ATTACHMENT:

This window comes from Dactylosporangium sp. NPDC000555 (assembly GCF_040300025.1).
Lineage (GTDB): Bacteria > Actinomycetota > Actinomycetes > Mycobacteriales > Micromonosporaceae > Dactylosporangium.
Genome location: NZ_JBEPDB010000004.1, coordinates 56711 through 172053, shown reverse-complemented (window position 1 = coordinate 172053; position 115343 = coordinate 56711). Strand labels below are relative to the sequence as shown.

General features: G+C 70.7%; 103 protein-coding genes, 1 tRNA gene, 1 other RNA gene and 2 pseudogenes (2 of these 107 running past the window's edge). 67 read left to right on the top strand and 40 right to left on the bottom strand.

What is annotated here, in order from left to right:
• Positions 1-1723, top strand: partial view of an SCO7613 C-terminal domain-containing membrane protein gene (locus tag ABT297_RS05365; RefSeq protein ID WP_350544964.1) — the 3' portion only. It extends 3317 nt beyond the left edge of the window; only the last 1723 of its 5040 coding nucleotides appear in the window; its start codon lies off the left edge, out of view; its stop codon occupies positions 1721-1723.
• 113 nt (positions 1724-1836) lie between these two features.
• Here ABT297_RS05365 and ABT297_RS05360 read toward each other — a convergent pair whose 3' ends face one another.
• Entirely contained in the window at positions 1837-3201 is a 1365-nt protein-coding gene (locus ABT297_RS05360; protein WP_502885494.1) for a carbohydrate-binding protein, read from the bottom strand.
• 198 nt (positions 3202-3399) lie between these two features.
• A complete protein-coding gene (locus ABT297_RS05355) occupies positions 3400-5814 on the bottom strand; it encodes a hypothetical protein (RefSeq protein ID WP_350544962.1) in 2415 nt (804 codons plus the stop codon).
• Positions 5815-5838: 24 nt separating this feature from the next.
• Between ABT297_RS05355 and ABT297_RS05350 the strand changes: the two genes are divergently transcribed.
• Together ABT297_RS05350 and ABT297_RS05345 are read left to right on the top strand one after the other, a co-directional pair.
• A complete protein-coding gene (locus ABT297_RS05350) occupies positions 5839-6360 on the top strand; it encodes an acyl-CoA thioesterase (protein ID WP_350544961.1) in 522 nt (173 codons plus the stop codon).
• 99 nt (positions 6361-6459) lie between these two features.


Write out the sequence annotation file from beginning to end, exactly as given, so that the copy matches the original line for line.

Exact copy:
This window comes from Dactylosporangium sp. NPDC000555 (assembly GCF_040300025.1).
Lineage (GTDB): Bacteria > Actinomycetota > Actinomycetes > Mycobacteriales > Micromonosporaceae > Dactylosporangium.
Genome location: NZ_JBEPDB010000004.1, coordinates 56711 through 172053, shown reverse-complemented (window position 1 = coordinate 172053; position 115343 = coordinate 56711). Strand labels below are relative to the sequence as shown.

General features: G+C 70.7%; 103 protein-coding genes, 1 tRNA gene, 1 other RNA gene and 2 pseudogenes (2 of these 107 running past the window's edge). 67 read left to right on the top strand and 40 right to left on the bottom strand.

What is annotated here, in order from left to right:
• Positions 1-1723, top strand: partial view of an SCO7613 C-terminal domain-containing membrane protein gene (locus tag ABT297_RS05365; RefSeq protein ID WP_350544964.1) — the 3' portion only. It extends 3317 nt beyond the left edge of the window; only the last 1723 of its 5040 coding nucleotides appear in the window; its start codon lies off the left edge, out of view; its stop codon occupies positions 1721-1723.
• 113 nt (positions 1724-1836) lie between these two features.
• Here ABT297_RS05365 and ABT297_RS05360 read toward each other — a convergent pair whose 3' ends face one another.
• Entirely contained in the window at positions 1837-3201 is a 1365-nt protein-coding gene (locus ABT297_RS05360; protein WP_502885494.1) for a carbohydrate-binding protein, read from the bottom strand.
• 198 nt (positions 3202-3399) lie between these two features.
• A complete protein-coding gene (locus ABT297_RS05355) occupies positions 3400-5814 on the bottom strand; it encodes a hypothetical protein (RefSeq protein ID WP_350544962.1) in 2415 nt (804 codons plus the stop codon).
• Positions 5815-5838: 24 nt separating this feature from the next.
• Between ABT297_RS05355 and ABT297_RS05350 the strand changes: the two genes are divergently transcribed.
• Together ABT297_RS05350 and ABT297_RS05345 are read left to right on the top strand one after the other, a co-directional pair.
• A complete protein-coding gene (locus ABT297_RS05350) occupies positions 5839-6360 on the top strand; it encodes an acyl-CoA thioesterase (protein ID WP_350544961.1) in 522 nt (173 codons plus the stop codon).
• 99 nt (positions 6361-6459) lie between these two features.